Say you’ve just made Super Plumber Adventure. It sold a couple of copies, and now you want to make a sequel, which you know will share many of the same traits. You still want your plumber to run from left to right, you still want mushrooms to make him bigger, and you still want coins to disappear when he collects them.
Rather than write new code and create new animations for all of these things, you might take what you built for the first game and reuse it, bundling all those features together as a physics system. Combine those physics with some other systems—like a level editor and a memory management tool—and you’ve got an engine, a collection of software that you can use from game to game in order to avoid redundant work. Super Plumber Adventure 2 will hopefully take a lot less time now that you’ve already got so much done.
When we use terms like “Unreal” or “Frostbite,” that’s what we’re talking about—a framework for making games. These are not immutable creations, and in fact, a game’s programmers will alter an engine’s features constantly based on what suits their needs. (Most game studios have tools programmers who dedicate their entire jobs to working on these features.) Often, fans will associate certain engines with specific graphical styles, but that can be misleading, because two games can run on the same engine but have very different art direction. Both the retro-styled Octopath Traveler and realistic-looking Days Gone use Unreal Engine 4. Both the sports series FIFA and the upcoming shared-world shooter Anthem use Frostbite.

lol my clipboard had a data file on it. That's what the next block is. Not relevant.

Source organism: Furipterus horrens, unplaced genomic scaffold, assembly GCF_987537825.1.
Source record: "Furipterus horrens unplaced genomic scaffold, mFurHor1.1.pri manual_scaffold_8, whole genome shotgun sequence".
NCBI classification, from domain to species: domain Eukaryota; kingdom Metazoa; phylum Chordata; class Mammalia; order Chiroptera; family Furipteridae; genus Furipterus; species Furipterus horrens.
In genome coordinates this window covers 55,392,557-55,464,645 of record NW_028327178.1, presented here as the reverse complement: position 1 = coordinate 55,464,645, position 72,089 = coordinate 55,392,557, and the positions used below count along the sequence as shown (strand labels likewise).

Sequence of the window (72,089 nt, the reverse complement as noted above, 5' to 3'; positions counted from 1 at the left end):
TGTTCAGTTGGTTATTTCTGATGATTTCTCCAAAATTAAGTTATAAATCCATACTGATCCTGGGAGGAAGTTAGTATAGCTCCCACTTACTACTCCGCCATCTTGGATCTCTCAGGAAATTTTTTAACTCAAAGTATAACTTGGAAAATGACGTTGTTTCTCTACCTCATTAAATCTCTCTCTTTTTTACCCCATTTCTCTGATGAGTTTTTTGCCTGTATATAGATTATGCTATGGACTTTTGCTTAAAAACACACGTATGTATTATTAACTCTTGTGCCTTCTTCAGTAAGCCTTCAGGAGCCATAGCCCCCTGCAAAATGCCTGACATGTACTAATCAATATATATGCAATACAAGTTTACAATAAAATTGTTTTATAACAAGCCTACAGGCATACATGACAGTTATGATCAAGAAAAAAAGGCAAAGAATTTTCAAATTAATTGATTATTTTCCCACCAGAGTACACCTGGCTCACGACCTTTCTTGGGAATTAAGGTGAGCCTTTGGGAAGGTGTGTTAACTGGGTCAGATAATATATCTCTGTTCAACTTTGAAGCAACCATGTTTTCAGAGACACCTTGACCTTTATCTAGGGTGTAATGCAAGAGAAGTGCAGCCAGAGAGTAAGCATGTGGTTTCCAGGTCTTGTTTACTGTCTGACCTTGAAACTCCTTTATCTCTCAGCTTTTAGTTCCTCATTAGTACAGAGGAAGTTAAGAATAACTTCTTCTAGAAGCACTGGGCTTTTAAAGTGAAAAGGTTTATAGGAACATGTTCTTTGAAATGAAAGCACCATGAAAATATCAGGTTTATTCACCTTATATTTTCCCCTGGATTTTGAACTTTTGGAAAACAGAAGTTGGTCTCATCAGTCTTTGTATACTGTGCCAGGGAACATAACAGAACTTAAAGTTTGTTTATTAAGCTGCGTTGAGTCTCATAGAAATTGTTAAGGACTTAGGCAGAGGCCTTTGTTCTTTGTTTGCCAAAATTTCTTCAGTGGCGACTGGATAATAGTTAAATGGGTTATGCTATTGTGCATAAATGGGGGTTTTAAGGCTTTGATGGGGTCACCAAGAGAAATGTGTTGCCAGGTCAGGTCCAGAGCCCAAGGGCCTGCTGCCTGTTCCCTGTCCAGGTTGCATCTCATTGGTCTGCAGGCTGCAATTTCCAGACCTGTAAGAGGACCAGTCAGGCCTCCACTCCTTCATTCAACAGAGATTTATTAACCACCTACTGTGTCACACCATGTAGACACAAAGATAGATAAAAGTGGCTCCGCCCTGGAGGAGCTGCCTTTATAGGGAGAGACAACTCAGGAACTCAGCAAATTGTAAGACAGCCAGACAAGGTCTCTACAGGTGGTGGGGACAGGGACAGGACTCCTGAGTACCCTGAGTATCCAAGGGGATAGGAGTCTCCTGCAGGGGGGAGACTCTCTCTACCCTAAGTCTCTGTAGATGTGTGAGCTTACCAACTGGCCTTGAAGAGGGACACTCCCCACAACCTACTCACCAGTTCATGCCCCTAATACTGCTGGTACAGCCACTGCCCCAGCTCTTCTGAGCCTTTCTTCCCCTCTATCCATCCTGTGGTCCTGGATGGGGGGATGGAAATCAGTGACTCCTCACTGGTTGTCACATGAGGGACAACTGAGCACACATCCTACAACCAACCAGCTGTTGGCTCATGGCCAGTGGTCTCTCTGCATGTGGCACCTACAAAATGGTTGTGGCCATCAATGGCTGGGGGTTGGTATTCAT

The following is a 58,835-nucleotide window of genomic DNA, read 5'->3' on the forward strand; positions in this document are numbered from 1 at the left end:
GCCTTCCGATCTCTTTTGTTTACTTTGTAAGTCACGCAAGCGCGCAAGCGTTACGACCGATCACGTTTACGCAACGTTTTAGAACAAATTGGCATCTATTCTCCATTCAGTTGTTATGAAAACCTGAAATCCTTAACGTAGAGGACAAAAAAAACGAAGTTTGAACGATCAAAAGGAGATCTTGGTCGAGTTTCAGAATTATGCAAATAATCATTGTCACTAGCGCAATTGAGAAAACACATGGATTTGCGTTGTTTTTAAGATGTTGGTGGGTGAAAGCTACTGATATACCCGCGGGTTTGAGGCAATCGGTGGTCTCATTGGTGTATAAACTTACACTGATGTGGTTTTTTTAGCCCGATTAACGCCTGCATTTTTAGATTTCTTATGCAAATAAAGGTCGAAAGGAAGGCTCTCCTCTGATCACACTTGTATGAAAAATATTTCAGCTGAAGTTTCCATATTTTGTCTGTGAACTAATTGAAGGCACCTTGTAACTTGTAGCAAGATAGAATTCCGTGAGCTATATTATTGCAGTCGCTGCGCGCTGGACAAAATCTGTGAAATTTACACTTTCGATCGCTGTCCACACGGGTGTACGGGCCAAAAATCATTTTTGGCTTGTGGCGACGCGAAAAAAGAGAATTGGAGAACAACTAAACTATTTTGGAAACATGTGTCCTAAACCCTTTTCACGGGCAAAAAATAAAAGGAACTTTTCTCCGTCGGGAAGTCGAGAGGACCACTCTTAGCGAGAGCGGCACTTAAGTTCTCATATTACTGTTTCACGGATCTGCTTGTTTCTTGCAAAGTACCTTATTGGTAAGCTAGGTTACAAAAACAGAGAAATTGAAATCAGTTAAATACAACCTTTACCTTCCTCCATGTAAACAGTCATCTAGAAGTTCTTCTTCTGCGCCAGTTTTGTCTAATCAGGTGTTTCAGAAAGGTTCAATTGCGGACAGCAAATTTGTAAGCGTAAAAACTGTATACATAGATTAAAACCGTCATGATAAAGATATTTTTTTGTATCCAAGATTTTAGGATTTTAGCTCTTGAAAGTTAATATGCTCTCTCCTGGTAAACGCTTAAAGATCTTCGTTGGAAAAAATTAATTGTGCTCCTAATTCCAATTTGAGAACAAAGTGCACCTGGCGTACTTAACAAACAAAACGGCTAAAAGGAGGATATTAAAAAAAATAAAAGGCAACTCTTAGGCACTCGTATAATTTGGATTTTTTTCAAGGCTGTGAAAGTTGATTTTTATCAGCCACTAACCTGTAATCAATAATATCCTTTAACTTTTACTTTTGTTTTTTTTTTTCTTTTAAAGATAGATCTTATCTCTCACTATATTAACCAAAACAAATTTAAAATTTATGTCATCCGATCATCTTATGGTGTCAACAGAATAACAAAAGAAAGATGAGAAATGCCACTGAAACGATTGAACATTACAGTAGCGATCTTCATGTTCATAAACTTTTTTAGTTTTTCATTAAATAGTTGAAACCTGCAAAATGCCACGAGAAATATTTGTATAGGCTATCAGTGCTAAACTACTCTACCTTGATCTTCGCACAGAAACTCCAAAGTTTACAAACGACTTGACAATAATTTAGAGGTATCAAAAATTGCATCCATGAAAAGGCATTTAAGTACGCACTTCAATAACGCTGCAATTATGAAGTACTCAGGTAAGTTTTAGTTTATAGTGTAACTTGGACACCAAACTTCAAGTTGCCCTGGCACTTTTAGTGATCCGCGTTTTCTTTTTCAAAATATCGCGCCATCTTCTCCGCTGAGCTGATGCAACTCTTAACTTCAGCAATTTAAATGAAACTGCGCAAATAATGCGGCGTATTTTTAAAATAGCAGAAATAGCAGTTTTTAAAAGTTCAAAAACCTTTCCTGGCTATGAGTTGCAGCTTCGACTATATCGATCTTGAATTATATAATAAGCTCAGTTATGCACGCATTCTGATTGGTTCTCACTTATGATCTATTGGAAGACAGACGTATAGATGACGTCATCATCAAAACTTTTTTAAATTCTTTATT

Engines are iterative, and any game studio that uses the same engine from game to game will be modifying it constantly, as Todd Howard said in the very quote that’s caused so much outrage. To reiterate: “For Fallout 76 we have changed a lot. The game uses a new renderer, a new lighting system and a new system for the landscape generation. For Starfield even more of it changes. And for The Elder Scrolls VI, out there on the horizon even more.”
Oftentimes, aspects of an engine will be in development alongside the game. In other words, Bethesda’s engine in 2018 looks drastically different than it did in 2013, and by the time The Elder Scrolls VI comes out (2024?), it will look like something else entirely. The editor might be similar—as Howard implies in that quote—but that’s just one component of an engine that has been changing for years and years.
This is not uncommon, by the way. As one game developer pointed out to me this morning, even the ubiquitous Unreal Engine 4 is still built on a foundation that started with the first Unreal, which came out in 1998.
When I broke the news in June that Fallout 76 was an online survival game, one person familiar with its development told me that Bethesda’s engineers had spent years adding multiplayer capabilities to the engine, which was a challenging and complicating endeavor that required rewriting a whole lot of code. On the outside, Fallout 76 might look similar to Fallout 4, but peeking into its guts would tell a different story. To say they use the same engine might technically be accurate, but it’s misleading.
The concept of a game engine has become a bugbear for fans, and with Bethesda’s longrunning reputation for nasty glitches, it’s always tempting to find factors to blame. Fans and pundits should absolutely criticize games like Fallout 76 for their ridiculous bugs and graphical failings. But today’s controversy—and the notion that the next-gen games Starfield and The Elder Scrolls VI would use the same “engine” as today’s games—is misguided at best.